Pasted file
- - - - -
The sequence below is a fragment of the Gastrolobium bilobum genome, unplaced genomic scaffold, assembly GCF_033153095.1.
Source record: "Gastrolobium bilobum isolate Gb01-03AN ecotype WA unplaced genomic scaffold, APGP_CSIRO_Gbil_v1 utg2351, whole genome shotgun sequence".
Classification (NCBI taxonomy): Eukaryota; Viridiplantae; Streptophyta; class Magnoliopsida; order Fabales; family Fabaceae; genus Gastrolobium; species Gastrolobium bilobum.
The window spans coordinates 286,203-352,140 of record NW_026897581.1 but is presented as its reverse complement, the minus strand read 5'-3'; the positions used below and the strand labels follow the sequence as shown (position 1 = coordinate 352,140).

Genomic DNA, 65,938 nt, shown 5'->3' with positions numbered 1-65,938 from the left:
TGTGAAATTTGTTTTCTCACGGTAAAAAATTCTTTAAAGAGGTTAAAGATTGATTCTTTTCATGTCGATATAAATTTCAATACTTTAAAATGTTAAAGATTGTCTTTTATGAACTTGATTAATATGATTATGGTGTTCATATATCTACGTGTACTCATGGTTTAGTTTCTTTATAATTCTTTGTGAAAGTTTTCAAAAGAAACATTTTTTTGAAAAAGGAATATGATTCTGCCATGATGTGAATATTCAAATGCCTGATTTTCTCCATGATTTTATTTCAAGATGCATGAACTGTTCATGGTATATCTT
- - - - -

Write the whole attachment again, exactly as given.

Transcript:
The sequence below is a fragment of the Gastrolobium bilobum genome, unplaced genomic scaffold, assembly GCF_033153095.1.
Source record: "Gastrolobium bilobum isolate Gb01-03AN ecotype WA unplaced genomic scaffold, APGP_CSIRO_Gbil_v1 utg2351, whole genome shotgun sequence".
Classification (NCBI taxonomy): Eukaryota; Viridiplantae; Streptophyta; class Magnoliopsida; order Fabales; family Fabaceae; genus Gastrolobium; species Gastrolobium bilobum.
The window spans coordinates 286,203-352,140 of record NW_026897581.1 but is presented as its reverse complement, the minus strand read 5'-3'; the positions used below and the strand labels follow the sequence as shown (position 1 = coordinate 352,140).

Genomic DNA, 65,938 nt, shown 5'->3' with positions numbered 1-65,938 from the left:
TGTGAAATTTGTTTTCTCACGGTAAAAAATTCTTTAAAGAGGTTAAAGATTGATTCTTTTCATGTCGATATAAATTTCAATACTTTAAAATGTTAAAGATTGTCTTTTATGAACTTGATTAATATGATTATGGTGTTCATATATCTACGTGTACTCATGGTTTAGTTTCTTTATAATTCTTTGTGAAAGTTTTCAAAAGAAACATTTTTTTGAAAAAGGAATATGATTCTGCCATGATGTGAATATTCAAATGCCTGATTTTCTCCATGATTTTATTTCAAGATGCATGAACTGTTCATGGTATATCTT